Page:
Mars, M. M.,  & Hart, J. (2017).  Graduate STEM-based agriculture education and women agriculturalists: An agency perspective. Journal of Agricultural Education, 58(3), 256-274.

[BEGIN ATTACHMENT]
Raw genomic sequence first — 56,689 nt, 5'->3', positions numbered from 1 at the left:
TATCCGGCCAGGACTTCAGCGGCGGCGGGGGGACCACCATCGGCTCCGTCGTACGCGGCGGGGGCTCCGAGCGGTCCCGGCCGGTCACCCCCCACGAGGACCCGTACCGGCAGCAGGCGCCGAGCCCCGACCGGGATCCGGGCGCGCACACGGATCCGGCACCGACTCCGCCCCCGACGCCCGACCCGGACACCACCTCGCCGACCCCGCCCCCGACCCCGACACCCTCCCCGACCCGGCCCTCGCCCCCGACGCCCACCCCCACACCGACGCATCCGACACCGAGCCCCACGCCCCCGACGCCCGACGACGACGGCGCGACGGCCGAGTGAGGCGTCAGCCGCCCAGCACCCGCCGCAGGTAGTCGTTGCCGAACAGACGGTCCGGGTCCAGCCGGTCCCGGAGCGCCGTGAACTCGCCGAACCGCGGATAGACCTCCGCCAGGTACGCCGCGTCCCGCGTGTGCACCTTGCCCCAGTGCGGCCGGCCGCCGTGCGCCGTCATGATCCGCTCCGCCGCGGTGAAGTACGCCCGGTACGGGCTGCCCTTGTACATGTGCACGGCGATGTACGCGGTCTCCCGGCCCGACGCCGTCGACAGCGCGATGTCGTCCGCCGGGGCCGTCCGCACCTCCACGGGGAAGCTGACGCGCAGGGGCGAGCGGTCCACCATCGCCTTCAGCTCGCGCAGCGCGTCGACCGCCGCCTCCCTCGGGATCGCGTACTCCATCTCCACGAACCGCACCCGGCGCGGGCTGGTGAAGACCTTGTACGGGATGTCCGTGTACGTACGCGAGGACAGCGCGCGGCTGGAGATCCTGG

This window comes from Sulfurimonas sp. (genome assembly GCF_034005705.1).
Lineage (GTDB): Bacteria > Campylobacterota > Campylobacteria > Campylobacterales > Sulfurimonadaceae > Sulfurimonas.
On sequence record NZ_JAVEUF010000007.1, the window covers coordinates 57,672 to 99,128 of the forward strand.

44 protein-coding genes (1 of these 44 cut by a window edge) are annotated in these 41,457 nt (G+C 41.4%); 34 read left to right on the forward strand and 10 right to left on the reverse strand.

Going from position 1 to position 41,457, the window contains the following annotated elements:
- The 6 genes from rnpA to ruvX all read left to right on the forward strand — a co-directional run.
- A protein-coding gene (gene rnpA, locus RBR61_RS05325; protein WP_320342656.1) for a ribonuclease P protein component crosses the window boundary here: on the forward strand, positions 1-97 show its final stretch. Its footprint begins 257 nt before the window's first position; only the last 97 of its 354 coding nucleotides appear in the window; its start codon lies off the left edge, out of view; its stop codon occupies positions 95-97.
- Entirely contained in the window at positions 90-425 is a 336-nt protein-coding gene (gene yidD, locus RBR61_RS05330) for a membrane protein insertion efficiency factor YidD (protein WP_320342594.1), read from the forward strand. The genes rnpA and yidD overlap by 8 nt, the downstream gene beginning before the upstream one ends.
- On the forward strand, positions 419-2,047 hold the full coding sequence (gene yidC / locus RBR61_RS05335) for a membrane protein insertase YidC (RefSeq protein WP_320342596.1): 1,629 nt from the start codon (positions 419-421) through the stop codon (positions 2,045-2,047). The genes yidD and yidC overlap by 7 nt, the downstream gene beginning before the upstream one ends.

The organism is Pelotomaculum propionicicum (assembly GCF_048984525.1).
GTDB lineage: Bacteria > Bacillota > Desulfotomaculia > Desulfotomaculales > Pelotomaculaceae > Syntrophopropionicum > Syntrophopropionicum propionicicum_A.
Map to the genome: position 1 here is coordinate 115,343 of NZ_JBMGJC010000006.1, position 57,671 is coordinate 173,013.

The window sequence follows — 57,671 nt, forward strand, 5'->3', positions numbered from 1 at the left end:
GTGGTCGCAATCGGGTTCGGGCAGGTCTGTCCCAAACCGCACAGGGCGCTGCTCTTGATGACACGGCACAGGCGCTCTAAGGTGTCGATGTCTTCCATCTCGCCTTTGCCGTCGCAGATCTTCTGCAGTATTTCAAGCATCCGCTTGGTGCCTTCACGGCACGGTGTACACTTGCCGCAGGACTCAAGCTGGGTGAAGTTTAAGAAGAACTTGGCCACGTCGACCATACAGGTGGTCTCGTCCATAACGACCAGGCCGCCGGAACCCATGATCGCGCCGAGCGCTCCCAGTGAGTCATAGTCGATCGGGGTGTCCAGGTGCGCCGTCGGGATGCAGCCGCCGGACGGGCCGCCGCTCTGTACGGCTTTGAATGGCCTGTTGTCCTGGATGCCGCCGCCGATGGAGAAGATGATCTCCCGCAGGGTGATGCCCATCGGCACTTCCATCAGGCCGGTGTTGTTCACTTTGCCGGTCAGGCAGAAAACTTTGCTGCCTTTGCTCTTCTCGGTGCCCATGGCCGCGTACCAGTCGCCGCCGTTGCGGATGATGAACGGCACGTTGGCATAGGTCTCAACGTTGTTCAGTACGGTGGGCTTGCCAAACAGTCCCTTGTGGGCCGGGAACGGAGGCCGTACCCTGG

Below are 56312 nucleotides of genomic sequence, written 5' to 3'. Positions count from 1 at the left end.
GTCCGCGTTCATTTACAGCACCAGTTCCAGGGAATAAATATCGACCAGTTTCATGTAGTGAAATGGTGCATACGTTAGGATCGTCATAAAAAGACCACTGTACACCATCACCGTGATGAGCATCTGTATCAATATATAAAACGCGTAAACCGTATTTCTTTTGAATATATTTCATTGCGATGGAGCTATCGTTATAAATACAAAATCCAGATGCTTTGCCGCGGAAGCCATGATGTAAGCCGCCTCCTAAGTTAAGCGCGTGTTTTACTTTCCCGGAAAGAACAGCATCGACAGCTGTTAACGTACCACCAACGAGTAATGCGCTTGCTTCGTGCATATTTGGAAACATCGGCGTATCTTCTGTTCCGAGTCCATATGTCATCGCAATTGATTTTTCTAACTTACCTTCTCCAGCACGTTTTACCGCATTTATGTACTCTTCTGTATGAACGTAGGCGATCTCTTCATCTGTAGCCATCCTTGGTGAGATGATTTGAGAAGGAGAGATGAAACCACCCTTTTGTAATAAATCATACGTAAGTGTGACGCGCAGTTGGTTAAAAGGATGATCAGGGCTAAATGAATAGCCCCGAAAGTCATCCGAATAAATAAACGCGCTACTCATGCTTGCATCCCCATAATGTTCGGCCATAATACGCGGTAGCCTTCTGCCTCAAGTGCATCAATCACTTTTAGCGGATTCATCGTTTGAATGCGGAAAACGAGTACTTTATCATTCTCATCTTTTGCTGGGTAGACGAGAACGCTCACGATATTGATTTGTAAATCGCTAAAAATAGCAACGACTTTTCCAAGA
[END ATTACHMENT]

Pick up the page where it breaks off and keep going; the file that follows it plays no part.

In this paper, we explored the academic and professional aspirations, experiences, and perspectives of 11 women pursuing graduate degrees based in the science, technology, engineering, and mathematics (STEM) fields within research-intensive agriculture colleges at three land grant research universities in the United States (U.S.). Using principles drawn from the theories of human agency (Bandura, 1989, 2001; Emirbayer & Mische, 1998; Locke, 1978; Lukes, 1973; Sewell, 1992; Terosky, Campbell, & O’Meara, 2014) and gendered organizations (Acker, 1990, 2012) as our conceptual guide, we explored the conditions and contexts that influence the academic experiences and professional trajectories of emergent women agriculturalists who are enrolled in STEM-based graduate programs. We were particularly attentive to how such experiences and trajectories aligned with agricultural environments that have been shown to be masculine (i.e., large-scale farming and agribusiness, STEM-based agricultural research, Extension). The study developed a deeper understanding of the institutionalized conditions that influence the participation and leadership of women in solving the agricultural problems that confront society and the human condition. Implications for graduate STEM-based agriculture education are discussed and recommendations for both practice and future research are proposed. 


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